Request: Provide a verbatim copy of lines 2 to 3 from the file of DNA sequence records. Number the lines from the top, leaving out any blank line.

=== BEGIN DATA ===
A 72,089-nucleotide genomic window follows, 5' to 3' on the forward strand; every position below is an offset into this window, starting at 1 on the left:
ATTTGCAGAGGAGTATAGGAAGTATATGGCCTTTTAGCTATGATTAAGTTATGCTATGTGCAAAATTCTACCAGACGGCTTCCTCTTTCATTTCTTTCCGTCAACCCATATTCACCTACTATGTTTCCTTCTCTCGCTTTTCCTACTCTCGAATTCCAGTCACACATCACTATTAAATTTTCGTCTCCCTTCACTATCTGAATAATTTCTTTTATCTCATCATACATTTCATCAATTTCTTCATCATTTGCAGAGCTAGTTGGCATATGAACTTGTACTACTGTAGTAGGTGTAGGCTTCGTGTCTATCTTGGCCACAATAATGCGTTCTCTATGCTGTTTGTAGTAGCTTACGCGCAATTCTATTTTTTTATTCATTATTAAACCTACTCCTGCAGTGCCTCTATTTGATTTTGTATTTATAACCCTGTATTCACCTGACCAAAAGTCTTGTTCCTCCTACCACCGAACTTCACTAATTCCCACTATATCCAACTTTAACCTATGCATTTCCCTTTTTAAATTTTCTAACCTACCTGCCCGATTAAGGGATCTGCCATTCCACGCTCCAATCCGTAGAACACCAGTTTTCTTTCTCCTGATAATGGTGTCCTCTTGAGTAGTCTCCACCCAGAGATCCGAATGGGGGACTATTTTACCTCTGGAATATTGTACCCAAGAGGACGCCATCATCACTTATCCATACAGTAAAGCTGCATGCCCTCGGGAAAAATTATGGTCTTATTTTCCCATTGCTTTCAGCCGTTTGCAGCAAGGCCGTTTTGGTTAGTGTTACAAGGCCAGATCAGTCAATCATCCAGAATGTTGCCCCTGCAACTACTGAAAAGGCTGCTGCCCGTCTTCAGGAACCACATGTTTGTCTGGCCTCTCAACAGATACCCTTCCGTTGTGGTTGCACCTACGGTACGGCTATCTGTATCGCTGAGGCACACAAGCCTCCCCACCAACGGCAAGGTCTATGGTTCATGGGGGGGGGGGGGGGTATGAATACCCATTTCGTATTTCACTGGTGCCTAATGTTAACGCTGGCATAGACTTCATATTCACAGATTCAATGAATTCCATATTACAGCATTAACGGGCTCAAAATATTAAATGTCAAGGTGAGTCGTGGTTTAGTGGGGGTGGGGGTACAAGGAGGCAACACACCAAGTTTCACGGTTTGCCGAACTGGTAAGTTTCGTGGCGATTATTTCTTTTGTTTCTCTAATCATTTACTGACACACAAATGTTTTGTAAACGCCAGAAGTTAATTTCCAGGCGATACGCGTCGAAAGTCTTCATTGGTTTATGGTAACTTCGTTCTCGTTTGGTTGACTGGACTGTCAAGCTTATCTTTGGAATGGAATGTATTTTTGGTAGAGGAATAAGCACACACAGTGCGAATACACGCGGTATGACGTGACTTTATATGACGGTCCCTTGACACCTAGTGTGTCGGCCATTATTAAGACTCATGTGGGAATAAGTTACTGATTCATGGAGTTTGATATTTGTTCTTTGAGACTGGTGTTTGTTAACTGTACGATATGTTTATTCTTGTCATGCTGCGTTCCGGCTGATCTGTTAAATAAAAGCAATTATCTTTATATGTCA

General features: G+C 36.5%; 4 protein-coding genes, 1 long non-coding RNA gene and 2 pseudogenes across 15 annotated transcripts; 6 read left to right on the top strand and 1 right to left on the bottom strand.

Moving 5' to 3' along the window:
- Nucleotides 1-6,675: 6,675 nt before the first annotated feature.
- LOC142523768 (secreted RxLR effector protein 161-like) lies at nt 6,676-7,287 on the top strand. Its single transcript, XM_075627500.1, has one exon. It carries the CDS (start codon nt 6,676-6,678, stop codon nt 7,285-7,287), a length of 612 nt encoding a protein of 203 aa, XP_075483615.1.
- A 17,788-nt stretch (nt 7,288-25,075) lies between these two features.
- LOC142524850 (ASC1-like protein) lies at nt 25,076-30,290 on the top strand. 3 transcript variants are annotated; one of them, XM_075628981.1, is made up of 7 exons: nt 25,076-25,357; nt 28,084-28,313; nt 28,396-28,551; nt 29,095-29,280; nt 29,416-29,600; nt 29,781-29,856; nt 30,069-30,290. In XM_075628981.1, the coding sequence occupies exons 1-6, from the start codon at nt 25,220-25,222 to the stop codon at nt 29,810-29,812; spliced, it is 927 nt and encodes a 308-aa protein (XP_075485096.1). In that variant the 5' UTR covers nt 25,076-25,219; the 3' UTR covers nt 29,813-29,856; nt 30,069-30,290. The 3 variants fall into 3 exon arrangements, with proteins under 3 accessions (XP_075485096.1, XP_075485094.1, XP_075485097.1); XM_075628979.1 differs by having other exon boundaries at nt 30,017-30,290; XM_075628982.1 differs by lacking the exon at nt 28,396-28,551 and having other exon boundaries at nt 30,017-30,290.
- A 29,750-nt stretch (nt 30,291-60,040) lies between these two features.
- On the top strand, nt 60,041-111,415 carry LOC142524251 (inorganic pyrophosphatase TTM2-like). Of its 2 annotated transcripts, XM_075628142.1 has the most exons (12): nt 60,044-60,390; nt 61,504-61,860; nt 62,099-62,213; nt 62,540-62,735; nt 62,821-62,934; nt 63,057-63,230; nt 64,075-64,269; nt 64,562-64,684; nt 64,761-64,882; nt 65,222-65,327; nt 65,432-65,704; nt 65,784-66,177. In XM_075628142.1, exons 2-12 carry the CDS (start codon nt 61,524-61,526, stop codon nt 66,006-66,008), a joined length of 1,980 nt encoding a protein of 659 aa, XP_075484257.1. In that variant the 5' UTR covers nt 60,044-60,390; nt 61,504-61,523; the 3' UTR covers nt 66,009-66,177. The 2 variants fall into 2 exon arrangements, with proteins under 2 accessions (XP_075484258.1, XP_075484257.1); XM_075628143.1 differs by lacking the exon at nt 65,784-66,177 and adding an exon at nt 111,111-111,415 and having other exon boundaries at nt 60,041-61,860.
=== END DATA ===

ATTTGCAGAGGAGTATAGGAAGTATATGGCCTTTTAGCTATGATTAAGTTATGCTATGTGCAAAATTCTACCAGACGGCTTCCTCTTTCATTTCTTTCCGTCAACCCATATTCACCTACTATGTTTCCTTCTCTCGCTTTTCCTACTCTCGAATTCCAGTCACACATCACTATTAAATTTTCGTCTCCCTTCACTATCTGAATAATTTCTTTTATCTCATCATACATTTCATCAATTTCTTCATCATTTGCAGAGCTAGTTGGCATATGAACTTGTACTACTGTAGTAGGTGTAGGCTTCGTGTCTATCTTGGCCACAATAATGCGTTCTCTATGCTGTTTGTAGTAGCTTACGCGCAATTCTATTTTTTTATTCATTATTAAACCTACTCCTGCAGTGCCTCTATTTGATTTTGTATTTATAACCCTGTATTCACCTGACCAAAAGTCTTGTTCCTCCTACCACCGAACTTCACTAATTCCCACTATATCCAACTTTAACCTATGCATTTCCCTTTTTAAATTTTCTAACCTACCTGCCCGATTAAGGGATCTGCCATTCCACGCTCCAATCCGTAGAACACCAGTTTTCTTTCTCCTGATAATGGTGTCCTCTTGAGTAGTCTCCACCCAGAGATCCGAATGGGGGACTATTTTACCTCTGGAATATTGTACCCAAGAGGACGCCATCATCACTTATCCATACAGTAAAGCTGCATGCCCTCGGGAAAAATTATGGTCTTATTTTCCCATTGCTTTCAGCCGTTTGCAGCAAGGCCGTTTTGGTTAGTGTTACAAGGCCAGATCAGTCAATCATCCAGAATGTTGCCCCTGCAACTACTGAAAAGGCTGCTGCCCGTCTTCAGGAACCACATGTTTGTCTGGCCTCTCAACAGATACCCTTCCGTTGTGGTTGCACCTACGGTACGGCTATCTGTATCGCTGAGGCACACAAGCCTCCCCACCAACGGCAAGGTCTATGGTTCATGGGGGGGGGGGGGGGTATGAATACCCATTTCGTATTTCACTGGTGCCTAATGTTAACGCTGGCATAGACTTCATATTCACAGATTCAATGAATTCCATATTACAGCATTAACGGGCTCAAAATATTAAATGTCAAGGTGAGTCGTGGTTTAGTGGGGGTGGGGGTACAAGGAGGCAACACACCAAGTTTCACGGTTTGCCGAACTGGTAAGTTTCGTGGCGATTATTTCTTTTGTTTCTCTAATCATTTACTGACACACAAATGTTTTGTAAACGCCAGAAGTTAATTTCCAGGCGATACGCGTCGAAAGTCTTCATTGGTTTATGGTAACTTCGTTCTCGTTTGGTTGACTGGACTGTCAAGCTTATCTTTGGAATGGAATGTATTTTTGGTAGAGGAATAAGCACACACAGTGCGAATACACGCGGTATGACGTGACTTTATATGACGGTCCCTTGACACCTAGTGTGTCGGCCATTATTAAGACTCATGTGGGAATAAGTTACTGATTCATGGAGTTTGATATTTGTTCTTTGAGACTGGTGTTTGTTAACTGTACGATATGTTTATTCTTGTCATGCTGCGTTCCGGCTGATCTGTTAAATAAAAGCAATTATCTTTATATGTCA

General features: G+C 36.5%; 4 protein-coding genes, 1 long non-coding RNA gene and 2 pseudogenes across 15 annotated transcripts; 6 read left to right on the top strand and 1 right to left on the bottom strand.